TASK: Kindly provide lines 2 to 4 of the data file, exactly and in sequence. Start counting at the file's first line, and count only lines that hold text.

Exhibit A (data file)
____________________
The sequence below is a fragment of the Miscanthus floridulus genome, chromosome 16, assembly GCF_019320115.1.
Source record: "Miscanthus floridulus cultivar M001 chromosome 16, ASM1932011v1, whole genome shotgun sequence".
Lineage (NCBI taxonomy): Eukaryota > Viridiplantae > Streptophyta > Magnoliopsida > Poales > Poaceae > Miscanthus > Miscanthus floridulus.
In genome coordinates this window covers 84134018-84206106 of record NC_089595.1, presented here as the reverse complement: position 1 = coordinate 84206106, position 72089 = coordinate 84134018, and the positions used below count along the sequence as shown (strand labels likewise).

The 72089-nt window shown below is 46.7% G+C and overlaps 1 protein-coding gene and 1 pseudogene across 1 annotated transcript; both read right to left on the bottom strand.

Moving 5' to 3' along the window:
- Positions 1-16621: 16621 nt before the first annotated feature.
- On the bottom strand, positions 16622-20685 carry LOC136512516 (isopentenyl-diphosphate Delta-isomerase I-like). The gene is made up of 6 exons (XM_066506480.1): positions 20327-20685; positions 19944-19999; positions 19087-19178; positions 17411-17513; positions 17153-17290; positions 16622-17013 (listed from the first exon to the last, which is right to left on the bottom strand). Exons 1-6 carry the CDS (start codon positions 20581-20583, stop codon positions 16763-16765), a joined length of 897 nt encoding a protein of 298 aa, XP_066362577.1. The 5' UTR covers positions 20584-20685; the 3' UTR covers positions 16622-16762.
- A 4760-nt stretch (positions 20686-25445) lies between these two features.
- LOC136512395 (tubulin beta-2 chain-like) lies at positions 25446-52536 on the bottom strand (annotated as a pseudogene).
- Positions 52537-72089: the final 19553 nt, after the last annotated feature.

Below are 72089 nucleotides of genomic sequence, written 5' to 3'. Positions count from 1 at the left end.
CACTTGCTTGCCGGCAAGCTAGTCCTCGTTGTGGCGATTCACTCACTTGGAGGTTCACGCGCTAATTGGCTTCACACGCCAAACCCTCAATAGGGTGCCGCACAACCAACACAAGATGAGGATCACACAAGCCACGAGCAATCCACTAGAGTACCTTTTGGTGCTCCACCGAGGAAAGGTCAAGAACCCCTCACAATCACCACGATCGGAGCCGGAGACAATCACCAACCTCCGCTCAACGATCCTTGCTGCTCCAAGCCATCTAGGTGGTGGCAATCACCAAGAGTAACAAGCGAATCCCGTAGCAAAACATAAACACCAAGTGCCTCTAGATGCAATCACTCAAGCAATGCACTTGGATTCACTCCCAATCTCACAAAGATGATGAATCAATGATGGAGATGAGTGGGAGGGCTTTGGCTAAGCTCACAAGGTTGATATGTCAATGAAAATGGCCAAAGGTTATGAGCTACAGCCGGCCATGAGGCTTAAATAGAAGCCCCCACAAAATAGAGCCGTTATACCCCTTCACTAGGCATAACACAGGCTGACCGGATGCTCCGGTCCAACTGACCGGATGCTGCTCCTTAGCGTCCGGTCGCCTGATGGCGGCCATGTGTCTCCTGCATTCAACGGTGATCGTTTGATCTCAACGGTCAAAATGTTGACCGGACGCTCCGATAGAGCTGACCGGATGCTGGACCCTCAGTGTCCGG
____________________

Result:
Source record: "Miscanthus floridulus cultivar M001 chromosome 16, ASM1932011v1, whole genome shotgun sequence".
Lineage (NCBI taxonomy): Eukaryota > Viridiplantae > Streptophyta > Magnoliopsida > Poales > Poaceae > Miscanthus > Miscanthus floridulus.
In genome coordinates this window covers 84134018-84206106 of record NC_089595.1, presented here as the reverse complement: position 1 = coordinate 84206106, position 72089 = coordinate 84134018, and the positions used below count along the sequence as shown (strand labels likewise).